Species Details

Polychrysia esmeralda

University of Alberta E.H. Strickland Entomological Museum Read more about this collection »

SeasonalityAdults are on the wing from late June through early August. IdentificationA medium-size (3.4-3.5 cm wingspan) broad-winged dirty white and metallic golden-brown moth. Forewings are a brassy golden-brown. The median area is crossed by a rather narrow, bent and somewhat diffuse darker band. Just inside the bend in this band is a large, hollow kidney-shaped silver-white stigma. The forewing apex and subterminal areas are paler, almost white. The entire wing area is crossed by a number of fine brown lines and scattered black scales. Hindwings are brown, with a faint discal dot and a narrow median line. Palpi are prominent, erect and pointed. Antennae are simple, and both the sexes are alike. There are no similar species. Until recently, esmeralda was known as P. moneta, a different Palearctic species.

Scientific Name Polychrysia esmeralda Seasonality Adults are on the wing from late June through early August. Identification
A medium-size (3.4-3.5 cm wingspan) broad-winged dirty white and metallic golden-brown moth. Forewings are a brassy golden-brown. The median area is crossed by a rather narrow, bent and somewhat diffuse darker band.…
A medium-size (3.4-3.5 cm wingspan) broad-winged dirty white and metallic golden-brown moth. Forewings are a brassy golden-brown. The median area is crossed by a rather narrow, bent and somewhat diffuse darker band. Just inside the bend in this band is a large, hollow kidney-shaped silver-white stigma. The forewing apex and subterminal areas are paler, almost white. The entire wing area is crossed by a number of fine brown lines and scattered black scales. Hindwings are brown, with a faint discal dot and a narrow median line. Palpi are prominent, erect and pointed. Antennae are simple, and both the sexes are alike. There are no similar species. Until recently, esmeralda was known as P. moneta, a different Palearctic species.
Life History
Adults appear to be largely crepuscular, but have also been collected at lights. They are rather slow flying, and can be caught by hand when they are visiting the hostplant blossoms. Adults have also been captured…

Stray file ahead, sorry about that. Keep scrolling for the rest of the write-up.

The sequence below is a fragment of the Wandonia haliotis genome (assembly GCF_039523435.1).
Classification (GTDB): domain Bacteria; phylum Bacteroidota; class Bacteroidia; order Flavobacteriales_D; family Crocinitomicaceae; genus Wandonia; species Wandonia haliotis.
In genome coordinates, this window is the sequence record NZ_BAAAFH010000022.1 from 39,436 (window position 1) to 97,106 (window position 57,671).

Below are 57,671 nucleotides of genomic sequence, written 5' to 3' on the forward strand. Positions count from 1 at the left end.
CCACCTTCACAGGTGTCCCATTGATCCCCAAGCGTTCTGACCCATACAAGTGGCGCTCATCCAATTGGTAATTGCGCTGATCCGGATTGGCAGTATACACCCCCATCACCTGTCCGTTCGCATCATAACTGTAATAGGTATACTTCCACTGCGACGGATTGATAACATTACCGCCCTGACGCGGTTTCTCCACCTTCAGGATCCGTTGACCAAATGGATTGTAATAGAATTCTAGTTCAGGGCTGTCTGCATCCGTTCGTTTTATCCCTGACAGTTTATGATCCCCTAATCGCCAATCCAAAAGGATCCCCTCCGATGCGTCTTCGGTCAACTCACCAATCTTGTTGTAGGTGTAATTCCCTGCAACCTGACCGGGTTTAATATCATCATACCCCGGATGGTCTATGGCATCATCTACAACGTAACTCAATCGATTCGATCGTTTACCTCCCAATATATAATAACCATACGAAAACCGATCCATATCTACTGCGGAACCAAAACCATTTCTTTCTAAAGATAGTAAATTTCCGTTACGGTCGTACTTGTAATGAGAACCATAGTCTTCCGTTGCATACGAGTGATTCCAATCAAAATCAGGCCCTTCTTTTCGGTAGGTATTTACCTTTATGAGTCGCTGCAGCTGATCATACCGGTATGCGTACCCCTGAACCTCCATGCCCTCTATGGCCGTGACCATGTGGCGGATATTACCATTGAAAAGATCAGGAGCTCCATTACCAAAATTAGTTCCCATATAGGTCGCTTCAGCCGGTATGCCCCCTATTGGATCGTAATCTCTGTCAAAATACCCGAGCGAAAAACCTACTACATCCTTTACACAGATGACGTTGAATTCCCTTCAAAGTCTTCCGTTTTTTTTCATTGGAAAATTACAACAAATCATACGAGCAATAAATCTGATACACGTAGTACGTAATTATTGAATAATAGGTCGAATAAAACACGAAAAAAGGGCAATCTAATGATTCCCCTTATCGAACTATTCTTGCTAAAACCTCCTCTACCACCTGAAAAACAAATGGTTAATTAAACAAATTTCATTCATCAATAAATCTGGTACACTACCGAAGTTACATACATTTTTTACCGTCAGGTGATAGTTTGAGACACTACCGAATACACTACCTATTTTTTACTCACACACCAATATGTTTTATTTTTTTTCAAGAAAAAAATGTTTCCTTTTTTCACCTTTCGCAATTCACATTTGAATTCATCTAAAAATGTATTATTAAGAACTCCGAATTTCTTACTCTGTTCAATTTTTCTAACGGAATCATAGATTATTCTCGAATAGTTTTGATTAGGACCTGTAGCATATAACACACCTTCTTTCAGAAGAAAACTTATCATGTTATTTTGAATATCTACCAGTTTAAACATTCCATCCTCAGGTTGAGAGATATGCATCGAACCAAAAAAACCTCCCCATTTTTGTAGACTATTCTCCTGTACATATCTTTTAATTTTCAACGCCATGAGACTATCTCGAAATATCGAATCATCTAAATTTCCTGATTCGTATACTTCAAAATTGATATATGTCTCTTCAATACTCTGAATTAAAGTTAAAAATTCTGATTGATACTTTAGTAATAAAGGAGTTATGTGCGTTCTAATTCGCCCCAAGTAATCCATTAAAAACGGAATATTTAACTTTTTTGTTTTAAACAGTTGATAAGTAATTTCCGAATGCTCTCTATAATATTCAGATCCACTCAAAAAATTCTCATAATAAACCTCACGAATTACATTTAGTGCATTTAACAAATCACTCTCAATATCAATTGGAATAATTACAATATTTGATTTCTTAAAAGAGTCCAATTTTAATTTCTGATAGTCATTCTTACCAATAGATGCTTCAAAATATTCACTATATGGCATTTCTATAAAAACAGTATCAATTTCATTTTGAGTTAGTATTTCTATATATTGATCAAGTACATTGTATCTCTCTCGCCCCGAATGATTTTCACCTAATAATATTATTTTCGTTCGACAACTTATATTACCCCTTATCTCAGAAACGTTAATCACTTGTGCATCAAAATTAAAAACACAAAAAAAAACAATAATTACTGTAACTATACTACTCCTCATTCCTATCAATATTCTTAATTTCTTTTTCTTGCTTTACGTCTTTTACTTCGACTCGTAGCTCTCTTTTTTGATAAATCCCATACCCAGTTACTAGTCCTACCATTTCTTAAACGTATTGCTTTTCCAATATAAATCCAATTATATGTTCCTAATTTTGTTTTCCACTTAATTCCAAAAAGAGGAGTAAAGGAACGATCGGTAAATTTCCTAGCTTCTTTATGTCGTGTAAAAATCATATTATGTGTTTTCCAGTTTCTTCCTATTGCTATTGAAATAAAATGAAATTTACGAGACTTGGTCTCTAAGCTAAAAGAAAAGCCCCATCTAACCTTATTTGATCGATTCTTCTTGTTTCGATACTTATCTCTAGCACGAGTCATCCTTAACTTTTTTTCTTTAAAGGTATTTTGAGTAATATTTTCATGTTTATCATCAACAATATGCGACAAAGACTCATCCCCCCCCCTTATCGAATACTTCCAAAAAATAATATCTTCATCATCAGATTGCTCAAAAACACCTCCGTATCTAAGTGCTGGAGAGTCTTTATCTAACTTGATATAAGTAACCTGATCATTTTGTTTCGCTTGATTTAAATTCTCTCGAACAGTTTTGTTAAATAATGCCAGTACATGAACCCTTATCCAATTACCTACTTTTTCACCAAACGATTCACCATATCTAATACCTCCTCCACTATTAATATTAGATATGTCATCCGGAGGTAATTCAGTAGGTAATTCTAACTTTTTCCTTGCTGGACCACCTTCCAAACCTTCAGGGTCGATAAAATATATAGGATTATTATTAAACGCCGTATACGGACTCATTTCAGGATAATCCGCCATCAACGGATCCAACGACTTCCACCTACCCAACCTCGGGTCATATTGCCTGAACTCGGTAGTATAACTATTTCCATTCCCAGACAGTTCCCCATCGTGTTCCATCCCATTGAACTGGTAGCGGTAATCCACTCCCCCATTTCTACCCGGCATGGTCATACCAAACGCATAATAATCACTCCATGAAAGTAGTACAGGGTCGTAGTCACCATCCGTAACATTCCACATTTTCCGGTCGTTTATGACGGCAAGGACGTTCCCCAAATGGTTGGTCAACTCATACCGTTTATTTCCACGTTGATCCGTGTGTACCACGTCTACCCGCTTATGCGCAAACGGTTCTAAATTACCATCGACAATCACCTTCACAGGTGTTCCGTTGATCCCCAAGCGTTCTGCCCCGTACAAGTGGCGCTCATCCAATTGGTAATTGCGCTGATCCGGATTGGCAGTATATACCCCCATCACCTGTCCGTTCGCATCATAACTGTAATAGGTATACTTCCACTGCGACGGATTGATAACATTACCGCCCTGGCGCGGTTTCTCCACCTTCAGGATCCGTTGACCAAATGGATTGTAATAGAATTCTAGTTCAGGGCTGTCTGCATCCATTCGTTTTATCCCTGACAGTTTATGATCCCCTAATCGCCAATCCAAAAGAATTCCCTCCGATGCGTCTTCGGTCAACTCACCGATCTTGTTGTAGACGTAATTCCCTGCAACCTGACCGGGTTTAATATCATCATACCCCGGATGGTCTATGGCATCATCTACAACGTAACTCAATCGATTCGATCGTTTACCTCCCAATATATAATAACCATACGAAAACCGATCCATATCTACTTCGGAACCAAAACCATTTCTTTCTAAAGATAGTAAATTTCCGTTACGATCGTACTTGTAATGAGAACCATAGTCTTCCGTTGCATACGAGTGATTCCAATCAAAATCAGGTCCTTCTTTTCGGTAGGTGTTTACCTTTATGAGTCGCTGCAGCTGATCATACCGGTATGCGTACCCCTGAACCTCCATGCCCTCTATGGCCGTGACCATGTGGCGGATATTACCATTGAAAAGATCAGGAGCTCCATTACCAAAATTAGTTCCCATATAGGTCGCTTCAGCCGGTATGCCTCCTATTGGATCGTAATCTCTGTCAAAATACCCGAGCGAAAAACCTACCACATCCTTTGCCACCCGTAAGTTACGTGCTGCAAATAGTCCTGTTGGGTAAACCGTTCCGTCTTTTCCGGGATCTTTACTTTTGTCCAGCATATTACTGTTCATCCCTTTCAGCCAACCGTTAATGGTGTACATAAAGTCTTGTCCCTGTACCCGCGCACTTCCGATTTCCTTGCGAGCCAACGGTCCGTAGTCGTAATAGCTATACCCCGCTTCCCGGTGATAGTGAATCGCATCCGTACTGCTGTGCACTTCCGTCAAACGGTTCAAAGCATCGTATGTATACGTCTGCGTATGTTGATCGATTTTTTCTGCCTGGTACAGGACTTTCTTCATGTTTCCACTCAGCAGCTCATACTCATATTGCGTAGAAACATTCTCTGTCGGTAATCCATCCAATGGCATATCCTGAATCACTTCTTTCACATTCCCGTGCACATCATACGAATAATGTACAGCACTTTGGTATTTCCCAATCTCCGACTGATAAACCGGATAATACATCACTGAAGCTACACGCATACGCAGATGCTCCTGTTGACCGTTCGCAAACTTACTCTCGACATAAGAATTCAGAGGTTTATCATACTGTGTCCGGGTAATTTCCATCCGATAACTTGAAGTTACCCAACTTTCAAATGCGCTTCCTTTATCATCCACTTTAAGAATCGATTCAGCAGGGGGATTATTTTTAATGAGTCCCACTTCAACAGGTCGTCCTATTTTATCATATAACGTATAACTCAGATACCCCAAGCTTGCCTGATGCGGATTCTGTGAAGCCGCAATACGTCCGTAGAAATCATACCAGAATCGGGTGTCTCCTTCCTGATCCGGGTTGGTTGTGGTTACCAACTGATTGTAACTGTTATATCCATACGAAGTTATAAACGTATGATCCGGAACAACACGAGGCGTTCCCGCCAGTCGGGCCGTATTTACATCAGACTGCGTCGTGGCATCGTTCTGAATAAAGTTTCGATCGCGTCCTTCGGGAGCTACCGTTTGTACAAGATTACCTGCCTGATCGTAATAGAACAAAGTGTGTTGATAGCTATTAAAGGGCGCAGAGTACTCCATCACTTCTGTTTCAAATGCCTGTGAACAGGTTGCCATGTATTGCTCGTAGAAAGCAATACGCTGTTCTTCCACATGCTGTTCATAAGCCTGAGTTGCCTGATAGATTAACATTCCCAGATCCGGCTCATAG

Adults appear to be largely crepuscular, but have also been collected at lights. They are rather slow flying, and can be caught by hand when they are visiting the hostplant blossoms. Adults have also been captured at dusk while nectaring at fireweed blossoms. They overwinter as either early instar larvae or eggs, as the larvae appear shortly after the new growth of the hosts occurs (late April or May). They burrow into and eat out the growing leader, causing considerable damage where these plants are used as garden flowers. The spun cocoon is a beautiful affair made out of fine, gold silk.
Conservation A rather common widespread species, and a pest on ornamental plantings. No concerns. Diet Info The larvae feed on species of monkshood (Aconitum sp.) and larkspur or delphinium (Delphinium sp.), and are pests on these plants in Edmonton. Adults will visit Fireweed blossoms for nectar. Range
Eastern Siberia and parts of Asia, east and south in North America to southern Manitoba, Saskatchewan and Alberta. It is widespread in the mountains and foothills of Alberta, as well as in gardens with ornamental…
Eastern Siberia and parts of Asia, east and south in North America to southern Manitoba, Saskatchewan and Alberta. It is widespread in the mountains and foothills of Alberta, as well as in gardens with ornamental plantings of delphinium or monkshood in urban areas across the plains.
Polychrysia esmeralda
Photo Courtesy of Charlie Bird

Citation

Page Citation for Polychrysia esmeralda

Page Citation

"Polychrysia esmeralda, University of Alberta E.H. Strickland Entomological Museum." University of Alberta Museums Search Site, https://search.museums.ualberta.ca/g/2-1135. Accessed 25 Jul. 2021.

Taxonomic Hierarchy

Kingdom Animalia Phylum Arthropoda Class Hexapoda Subclass Insecta Order Lepidoptera Suborder Ditrysia Superfamily Noctuoidea Family Noctuidae Subfamily Plusiinae Genus Polychrysia Species Polychrysia esmeralda
This hierarchy is created from our museum records, it may not always accurately reflect modern taxonomies.

Taxonomic Hierarchy for University of Alberta E.H. Strickland Entomological Museum